And of course our parents' and grandparents' generation did not confine their challenges to Jim Crow to the boundaries of the law. Visionaries like James Foreman, Kwame Toure, Ella Baker, Diane Nash, E.B. Nixon and Martin Luther King crafted strategies around mass mobilizations in African American communities, and deliberately, creatively violated the law in order to change the nation's misguided public policies. It was common practice, for instance, in towns and cities where the 1960s Freedom Movement was in high gear, to turn out a city's colleges and high schools for days on end.
Can you imagine the black leadership in your town even talking to high school students, let alone calling them out in the street to accomplish a change in public policy? Can you envision today's celebrity and business-oriented black leadership trying to mobilize black America for anything more radical than watching their TV shows, buying their books, or volunteering and voting in their campaigns for political office. It is hard to construct a scenario in which today's black leaders might be induced to stand up to the crime control industry, to become persistent, forceful advocates of revolutionary reforms which can appeal broadly to the African American community like
Though many of the visionary leaders of that earlier generation were young people it would be a mistake to compare today's youth unfavorably to them. Young would-be movement activists in the 1940s, the 50s, all the way till the early 1970s had at least one key advantage today's aspiring young movement activists do not. They had black news, written in black newspapers. they had black news broadcast on black radio, and with these, this by itself created what media sociologists call a "public sphere", a space in which we could bring our individual and family crises and situations and compare them with those of others, and speculate on the nature of collective efforts to solve what would otherwise be individual problems.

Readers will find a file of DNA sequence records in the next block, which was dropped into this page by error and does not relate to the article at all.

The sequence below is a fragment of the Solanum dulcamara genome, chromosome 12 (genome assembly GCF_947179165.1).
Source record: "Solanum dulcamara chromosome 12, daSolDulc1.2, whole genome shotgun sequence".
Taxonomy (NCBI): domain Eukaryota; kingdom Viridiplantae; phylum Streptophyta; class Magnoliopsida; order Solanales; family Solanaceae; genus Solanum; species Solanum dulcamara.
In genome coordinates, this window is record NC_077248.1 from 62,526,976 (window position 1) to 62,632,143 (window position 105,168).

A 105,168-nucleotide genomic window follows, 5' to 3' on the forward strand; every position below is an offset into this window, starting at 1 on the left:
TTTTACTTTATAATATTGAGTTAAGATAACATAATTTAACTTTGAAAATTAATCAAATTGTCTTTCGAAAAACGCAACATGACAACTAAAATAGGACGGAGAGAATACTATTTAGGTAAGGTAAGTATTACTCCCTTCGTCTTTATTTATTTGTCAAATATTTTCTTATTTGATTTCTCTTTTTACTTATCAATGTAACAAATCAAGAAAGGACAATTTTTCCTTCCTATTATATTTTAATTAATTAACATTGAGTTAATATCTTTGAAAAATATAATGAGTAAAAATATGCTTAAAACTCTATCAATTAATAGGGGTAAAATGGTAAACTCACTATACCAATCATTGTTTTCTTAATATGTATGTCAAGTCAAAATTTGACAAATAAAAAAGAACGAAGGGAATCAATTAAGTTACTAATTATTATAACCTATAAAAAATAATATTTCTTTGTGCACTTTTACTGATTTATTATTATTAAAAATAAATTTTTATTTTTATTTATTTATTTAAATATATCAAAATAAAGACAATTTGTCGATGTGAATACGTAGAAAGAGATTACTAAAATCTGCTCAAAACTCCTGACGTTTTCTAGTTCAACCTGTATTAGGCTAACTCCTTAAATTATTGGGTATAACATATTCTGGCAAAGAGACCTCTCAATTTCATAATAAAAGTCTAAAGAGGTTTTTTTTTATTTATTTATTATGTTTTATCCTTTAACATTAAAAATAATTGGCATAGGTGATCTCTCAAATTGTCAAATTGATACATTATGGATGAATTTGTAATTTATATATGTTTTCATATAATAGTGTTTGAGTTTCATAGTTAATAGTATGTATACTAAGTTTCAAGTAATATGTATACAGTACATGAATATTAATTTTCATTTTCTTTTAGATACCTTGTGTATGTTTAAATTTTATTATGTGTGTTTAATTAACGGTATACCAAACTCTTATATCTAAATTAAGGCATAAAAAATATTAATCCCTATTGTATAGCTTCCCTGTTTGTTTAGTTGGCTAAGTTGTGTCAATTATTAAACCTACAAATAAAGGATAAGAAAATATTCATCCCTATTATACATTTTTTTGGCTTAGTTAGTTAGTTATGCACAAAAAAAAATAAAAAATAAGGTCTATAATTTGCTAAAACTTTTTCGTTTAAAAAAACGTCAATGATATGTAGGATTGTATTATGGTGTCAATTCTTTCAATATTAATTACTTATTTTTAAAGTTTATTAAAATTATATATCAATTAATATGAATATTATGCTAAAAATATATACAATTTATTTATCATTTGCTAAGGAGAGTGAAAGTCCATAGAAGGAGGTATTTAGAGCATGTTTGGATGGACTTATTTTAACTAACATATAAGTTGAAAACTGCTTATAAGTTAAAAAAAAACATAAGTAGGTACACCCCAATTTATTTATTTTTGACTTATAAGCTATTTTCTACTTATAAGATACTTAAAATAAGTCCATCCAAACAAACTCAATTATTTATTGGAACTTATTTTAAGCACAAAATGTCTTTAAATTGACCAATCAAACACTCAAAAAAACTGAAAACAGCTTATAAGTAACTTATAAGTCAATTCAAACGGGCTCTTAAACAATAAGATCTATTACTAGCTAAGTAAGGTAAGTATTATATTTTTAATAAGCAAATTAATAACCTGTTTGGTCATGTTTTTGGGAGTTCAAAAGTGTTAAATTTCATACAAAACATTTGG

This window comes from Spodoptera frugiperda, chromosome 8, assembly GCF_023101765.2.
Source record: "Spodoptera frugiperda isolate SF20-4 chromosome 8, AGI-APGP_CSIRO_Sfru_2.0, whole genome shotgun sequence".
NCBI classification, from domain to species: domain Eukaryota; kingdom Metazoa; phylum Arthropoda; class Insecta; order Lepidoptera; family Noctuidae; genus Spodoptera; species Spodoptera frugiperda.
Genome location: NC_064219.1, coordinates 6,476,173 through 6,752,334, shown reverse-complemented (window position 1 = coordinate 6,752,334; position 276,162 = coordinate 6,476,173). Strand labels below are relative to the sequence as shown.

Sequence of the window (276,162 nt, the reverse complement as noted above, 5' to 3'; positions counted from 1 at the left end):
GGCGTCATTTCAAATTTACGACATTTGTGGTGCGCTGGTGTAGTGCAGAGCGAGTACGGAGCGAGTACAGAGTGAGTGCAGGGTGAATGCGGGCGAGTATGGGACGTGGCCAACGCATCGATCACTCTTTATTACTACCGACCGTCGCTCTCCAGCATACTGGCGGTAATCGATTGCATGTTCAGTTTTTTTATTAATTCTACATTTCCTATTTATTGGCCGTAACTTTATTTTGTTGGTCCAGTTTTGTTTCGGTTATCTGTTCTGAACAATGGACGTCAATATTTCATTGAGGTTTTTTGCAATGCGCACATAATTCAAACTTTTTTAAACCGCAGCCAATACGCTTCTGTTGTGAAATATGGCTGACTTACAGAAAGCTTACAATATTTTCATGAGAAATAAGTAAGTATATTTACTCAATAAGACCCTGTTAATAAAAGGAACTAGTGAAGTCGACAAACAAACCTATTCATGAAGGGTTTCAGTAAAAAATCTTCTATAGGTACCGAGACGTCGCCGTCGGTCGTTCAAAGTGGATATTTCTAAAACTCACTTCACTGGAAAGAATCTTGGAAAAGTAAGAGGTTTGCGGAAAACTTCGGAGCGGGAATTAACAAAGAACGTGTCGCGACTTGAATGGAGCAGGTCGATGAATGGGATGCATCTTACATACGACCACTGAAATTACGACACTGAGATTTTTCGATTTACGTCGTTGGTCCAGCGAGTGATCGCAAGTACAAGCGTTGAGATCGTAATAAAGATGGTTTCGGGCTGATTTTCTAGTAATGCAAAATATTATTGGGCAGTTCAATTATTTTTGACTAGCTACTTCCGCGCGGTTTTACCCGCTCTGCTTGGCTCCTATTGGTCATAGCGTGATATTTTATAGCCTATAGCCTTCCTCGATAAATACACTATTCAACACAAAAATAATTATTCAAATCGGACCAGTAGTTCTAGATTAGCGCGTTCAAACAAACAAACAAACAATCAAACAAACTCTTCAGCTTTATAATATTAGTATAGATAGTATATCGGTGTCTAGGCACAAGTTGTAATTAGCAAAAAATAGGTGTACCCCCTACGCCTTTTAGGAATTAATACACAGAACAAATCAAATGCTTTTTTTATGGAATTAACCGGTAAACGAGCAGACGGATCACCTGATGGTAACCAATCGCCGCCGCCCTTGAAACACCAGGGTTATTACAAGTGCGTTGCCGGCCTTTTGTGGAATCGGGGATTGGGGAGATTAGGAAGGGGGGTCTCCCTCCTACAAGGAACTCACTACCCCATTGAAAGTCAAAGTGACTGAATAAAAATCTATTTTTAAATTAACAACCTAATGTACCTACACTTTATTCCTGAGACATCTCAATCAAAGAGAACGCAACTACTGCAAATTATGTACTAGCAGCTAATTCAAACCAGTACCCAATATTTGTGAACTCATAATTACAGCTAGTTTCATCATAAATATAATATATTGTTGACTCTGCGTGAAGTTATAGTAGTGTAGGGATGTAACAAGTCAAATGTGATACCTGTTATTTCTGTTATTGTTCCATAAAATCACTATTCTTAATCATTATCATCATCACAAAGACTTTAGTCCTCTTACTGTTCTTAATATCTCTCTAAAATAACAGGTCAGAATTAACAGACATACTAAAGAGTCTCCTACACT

Corporate media has, in the ensuing decades, privatized and commercialized what used to be public space, by virtually eliminating broadcast news on black radio. The black print press confines most of its "reporting" to government and celebrity press releases. Black TV is worse than useless. Activists in earlier eras could find out about each others' affairs on black radio and in the black press. Now that space is reserved only for commercial "entertainment".
Radical shifts in public policy have never arisen from the pronouncements of public officials, bankers and celebrities. They don't come from the good will of real estate and marketing professionals, or from enlightened decisions on the bench or sermons in the pulpit. They come from widespread discussion and exchange in the public sphere. They come from mass movements which exist outside of and sometimes in spite of the law, and which are able to capture the risk-taking energy and spirit of youth.
Whenever we DO see the beginnings of a mass movement to challenge our nation's misguided policy of black mass incarceration, one that unites our young and our old, our churches and our unions and the people on our street corners it won't be led by the folks we think of as black leaders today. And until the policy of mass incarceration is transformed into an explicitly political issue and directly challenged, black youth have little reason to listen to those leaders.
Black leadership has yet to rise to the challenge of the current generation of black youth—ending our nation's public policy of mass imprisonment. And until they do, there will be no resumption of a mass movement, and little or no real progress.